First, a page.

Name: Lucius Annaeus Seneca
Dates: c. 4 B.C.- A.D. 65
Parents: Seneca the Elder, Helvia
Occupation: Stoic philosopher
Born in Spain, in perhaps 4 B.C., Lucius Annaeus Seneca (known as Seneca or Seneca the Younger) was sent or brought to Rome where he studied Stoic philosophy mixed with neo-Pythagoreanism. His father was the Elder Seneca, his mother, Helvia, and his wife, Pompeia Paulina. We don't know much more because details about his personal life are extremely limited prior to his 8-year exile, starting in A.D. 41. Seneca wrote tragedies, possibly not intended for dramatic performances, letters, and possibly a Menippean satire about the death of Nero's step-father, the bumbling Roman Emperor Claudius. This Menippean satire is known as the Apocolocyntosis, a title often translated as the "Pumpkinification of Claudius." Claudius exiled Seneca to Corsica on adultery charges.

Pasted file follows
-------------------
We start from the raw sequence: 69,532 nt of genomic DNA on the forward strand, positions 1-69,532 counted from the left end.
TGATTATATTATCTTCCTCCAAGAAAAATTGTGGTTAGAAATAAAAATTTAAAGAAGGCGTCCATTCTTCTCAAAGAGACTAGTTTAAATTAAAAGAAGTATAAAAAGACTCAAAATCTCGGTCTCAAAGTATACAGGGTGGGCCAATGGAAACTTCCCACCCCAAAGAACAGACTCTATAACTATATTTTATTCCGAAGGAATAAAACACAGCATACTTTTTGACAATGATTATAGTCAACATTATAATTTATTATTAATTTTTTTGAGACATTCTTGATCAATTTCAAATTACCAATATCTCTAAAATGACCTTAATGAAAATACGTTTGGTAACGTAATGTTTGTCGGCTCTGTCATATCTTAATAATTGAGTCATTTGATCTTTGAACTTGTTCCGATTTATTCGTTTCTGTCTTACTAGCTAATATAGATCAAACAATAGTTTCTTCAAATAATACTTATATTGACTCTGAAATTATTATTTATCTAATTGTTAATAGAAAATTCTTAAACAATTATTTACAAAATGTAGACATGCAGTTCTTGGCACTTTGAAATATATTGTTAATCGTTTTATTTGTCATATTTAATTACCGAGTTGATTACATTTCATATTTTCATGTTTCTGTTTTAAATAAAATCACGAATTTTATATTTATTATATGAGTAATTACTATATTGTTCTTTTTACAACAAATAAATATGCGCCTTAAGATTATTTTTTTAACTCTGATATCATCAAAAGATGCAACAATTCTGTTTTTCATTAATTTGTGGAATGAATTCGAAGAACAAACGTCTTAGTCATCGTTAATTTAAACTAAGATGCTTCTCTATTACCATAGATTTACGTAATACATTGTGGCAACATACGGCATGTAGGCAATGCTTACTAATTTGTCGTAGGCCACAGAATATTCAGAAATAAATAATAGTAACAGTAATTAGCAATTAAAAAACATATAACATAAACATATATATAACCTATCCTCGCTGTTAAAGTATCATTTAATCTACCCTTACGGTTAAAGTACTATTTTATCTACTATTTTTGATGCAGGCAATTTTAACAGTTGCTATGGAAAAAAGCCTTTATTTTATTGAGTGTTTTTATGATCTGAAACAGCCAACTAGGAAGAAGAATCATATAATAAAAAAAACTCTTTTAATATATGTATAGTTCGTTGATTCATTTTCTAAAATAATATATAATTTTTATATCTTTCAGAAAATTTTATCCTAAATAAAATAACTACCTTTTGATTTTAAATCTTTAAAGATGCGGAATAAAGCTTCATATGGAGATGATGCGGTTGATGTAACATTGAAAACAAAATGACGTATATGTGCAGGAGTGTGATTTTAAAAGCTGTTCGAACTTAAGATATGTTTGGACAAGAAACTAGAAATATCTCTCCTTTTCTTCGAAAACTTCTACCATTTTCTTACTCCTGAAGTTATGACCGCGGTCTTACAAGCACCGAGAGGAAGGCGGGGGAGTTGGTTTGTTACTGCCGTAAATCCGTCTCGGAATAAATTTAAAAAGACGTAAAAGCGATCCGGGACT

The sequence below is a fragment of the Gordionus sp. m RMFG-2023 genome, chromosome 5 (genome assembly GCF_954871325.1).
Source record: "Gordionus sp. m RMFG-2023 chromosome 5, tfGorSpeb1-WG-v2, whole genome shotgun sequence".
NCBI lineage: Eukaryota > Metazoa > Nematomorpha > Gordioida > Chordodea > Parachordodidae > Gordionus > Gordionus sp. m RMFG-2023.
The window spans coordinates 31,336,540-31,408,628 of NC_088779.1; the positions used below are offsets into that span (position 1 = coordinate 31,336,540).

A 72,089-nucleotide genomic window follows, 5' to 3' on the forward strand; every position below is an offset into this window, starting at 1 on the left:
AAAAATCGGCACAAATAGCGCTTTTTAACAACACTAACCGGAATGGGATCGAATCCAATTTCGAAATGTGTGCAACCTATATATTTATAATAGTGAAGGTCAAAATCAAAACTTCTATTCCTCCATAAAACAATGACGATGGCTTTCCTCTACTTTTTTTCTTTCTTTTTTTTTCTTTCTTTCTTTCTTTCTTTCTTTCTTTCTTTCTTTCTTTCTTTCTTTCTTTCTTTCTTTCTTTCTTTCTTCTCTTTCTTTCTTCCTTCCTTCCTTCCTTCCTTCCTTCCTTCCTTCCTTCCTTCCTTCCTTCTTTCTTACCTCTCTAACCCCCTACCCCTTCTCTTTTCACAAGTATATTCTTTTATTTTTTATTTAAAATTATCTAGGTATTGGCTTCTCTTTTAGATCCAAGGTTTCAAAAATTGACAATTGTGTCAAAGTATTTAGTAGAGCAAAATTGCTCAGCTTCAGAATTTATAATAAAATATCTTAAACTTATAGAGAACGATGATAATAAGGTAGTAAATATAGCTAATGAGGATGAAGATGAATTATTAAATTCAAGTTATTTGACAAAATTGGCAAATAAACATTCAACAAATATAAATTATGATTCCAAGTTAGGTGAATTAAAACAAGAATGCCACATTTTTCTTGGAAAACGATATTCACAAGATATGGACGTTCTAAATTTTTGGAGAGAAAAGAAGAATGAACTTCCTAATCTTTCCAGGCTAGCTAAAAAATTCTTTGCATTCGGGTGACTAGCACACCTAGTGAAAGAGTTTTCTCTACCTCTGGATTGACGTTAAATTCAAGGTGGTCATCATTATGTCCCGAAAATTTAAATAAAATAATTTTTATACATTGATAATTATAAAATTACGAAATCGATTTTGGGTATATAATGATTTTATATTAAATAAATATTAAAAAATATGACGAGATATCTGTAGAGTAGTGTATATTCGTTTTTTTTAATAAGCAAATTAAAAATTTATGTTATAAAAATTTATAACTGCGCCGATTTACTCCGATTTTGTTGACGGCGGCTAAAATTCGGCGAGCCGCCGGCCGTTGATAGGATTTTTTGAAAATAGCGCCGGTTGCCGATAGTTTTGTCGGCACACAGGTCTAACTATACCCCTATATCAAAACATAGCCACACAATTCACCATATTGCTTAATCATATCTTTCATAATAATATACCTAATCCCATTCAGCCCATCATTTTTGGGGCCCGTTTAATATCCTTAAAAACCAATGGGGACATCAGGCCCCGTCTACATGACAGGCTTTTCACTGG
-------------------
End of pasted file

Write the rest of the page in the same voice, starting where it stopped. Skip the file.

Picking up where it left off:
Seneca served as tutor to Nero, and then, when Nero became emperor, as advisor. Eventually he fell out of favor. Nero, turning to other advisors, had suspicions about Seneca. In Roman fashion, Seneca took the honorable way out of his troubles: He committed suicide, in A.D. 65.
- Read about Seneca's Suicide Ordeal.
Seneca's works include:
- Epistulae Morales ad Lucilium
- de Providentia
- de Consolatione ad Polybium
- de Consolatione ad Marciam
- de Consolatione ad Helviam
- de Constantia
- de Otio
- de Brevitate Vitae
- de Tranquillitate Animi
- de Vita Beata
- de Ira
- de Clementia
- Ancient History Sourcebook: Tacitus: The Death of Seneca 65 CE
Colorful, but ultimately gruesome account of Seneca's most difficult suicide.
- Seneca's Career and Works
facilius enim per partes in cognitionem totius adducimur comes from Seneca's Epistulae Morales LXXXIX.
Translation: "We are more easily led part by part to an understanding of the whole."